That's for this useful post ;)

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  7. You are such a good resource! Thanks for all the information you provide. :-) BTW, I've linked to you...
    http://yardisgreen.blogspot.com/2009/10/green-thumb-sunday-october-25-2009.html

    Have a great day!

    ReplyDelete
  8. lol Diane.

    C.McKane,

    Glad to hear that you're putting your plants to use in the garden besides them being just ornamental plants.

    Shady,

    Thanks for the compliment and for the link.

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  9. Calendulas are awesome. I have a fair bit of seed that I collected, but at this point they reseed so well that I just weed out the volunteers where I don't want them and I haven't sown any in a couple of years. Interestingly, my original seeds were supposedly blessed by an Indian guru, Amma, kind of funny. They grew well, so how can I to doubt the success of the blessing, but then on the other hand calendulas grow so well without a blessing, how will I ever know that it helped them grow. I suppose sunflower seeds and radishes and calendulas are wise choices for blessing, carrots or woolly blue curls not so wise. Anyways, cool post.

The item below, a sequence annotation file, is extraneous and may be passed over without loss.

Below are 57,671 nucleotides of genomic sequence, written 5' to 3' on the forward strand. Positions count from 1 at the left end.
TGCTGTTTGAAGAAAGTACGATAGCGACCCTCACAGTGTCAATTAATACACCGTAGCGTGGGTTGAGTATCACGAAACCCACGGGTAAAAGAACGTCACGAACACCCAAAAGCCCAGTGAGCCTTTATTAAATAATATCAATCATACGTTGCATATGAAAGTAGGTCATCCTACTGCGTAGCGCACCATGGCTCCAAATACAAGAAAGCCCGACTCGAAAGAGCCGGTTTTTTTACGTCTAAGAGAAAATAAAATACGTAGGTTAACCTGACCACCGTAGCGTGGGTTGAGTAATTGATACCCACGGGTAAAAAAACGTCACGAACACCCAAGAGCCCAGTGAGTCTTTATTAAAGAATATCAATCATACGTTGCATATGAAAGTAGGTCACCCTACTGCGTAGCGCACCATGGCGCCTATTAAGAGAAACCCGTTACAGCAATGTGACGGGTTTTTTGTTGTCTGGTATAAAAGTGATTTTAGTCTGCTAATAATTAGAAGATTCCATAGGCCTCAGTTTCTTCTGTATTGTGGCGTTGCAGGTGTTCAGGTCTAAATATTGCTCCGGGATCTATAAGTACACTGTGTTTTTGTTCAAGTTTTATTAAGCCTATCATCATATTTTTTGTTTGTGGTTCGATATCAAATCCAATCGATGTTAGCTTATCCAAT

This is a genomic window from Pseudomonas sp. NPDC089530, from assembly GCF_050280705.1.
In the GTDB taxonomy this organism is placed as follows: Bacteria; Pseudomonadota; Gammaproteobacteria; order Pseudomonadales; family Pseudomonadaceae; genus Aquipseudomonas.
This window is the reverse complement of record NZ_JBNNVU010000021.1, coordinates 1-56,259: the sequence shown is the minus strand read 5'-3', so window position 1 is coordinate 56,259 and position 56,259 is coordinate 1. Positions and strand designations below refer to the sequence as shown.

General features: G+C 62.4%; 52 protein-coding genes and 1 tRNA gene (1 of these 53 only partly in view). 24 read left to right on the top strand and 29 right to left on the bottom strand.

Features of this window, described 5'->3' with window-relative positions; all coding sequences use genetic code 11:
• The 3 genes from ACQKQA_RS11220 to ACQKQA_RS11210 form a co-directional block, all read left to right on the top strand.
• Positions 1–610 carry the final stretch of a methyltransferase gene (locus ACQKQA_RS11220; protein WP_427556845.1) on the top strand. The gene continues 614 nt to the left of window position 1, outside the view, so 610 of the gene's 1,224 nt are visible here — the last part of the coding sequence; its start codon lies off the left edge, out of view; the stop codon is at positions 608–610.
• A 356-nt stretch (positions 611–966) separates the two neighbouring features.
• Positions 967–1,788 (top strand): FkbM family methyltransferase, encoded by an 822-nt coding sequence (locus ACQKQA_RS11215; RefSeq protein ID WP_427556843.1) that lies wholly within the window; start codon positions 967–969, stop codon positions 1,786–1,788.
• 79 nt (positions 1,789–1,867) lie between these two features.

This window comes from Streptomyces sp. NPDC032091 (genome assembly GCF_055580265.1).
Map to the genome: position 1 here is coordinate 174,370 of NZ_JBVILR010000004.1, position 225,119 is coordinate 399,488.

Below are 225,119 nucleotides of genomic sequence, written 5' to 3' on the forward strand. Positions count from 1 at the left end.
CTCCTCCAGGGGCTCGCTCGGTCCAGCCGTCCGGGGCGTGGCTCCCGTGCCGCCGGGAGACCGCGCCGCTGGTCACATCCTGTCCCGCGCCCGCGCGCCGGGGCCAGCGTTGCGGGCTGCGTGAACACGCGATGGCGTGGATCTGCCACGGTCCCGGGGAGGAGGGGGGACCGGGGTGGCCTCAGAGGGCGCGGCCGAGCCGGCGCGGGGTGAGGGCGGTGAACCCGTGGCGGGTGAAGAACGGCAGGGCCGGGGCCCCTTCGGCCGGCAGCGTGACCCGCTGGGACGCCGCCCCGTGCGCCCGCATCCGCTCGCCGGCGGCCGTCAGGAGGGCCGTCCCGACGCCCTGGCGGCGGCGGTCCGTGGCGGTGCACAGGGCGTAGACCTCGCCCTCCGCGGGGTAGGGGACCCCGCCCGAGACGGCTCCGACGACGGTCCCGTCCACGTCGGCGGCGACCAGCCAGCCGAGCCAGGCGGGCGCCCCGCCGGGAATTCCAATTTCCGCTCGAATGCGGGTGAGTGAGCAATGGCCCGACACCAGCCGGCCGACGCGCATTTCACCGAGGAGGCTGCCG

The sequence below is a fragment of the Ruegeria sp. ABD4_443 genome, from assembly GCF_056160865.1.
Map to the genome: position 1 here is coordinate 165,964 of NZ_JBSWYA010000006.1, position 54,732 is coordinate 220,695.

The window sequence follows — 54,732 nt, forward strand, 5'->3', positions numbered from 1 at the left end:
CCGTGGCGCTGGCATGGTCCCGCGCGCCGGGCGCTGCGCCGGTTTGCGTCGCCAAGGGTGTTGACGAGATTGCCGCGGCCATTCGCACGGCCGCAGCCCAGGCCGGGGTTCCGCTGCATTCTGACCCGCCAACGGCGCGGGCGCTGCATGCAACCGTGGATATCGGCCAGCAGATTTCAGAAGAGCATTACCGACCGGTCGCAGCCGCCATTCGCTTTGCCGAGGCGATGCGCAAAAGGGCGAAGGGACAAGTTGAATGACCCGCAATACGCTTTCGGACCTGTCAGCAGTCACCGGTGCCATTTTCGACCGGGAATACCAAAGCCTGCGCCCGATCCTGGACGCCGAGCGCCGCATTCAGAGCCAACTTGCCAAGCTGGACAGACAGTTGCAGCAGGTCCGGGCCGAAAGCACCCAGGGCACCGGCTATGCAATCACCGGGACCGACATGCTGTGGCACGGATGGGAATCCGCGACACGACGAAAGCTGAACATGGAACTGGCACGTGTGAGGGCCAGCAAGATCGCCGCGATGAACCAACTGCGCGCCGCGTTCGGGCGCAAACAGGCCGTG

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  10. Hi Ryan,

    Thanks for the funny comment. I suppose the seeds you mentioned are pretty safe bets when blessing seeds. :)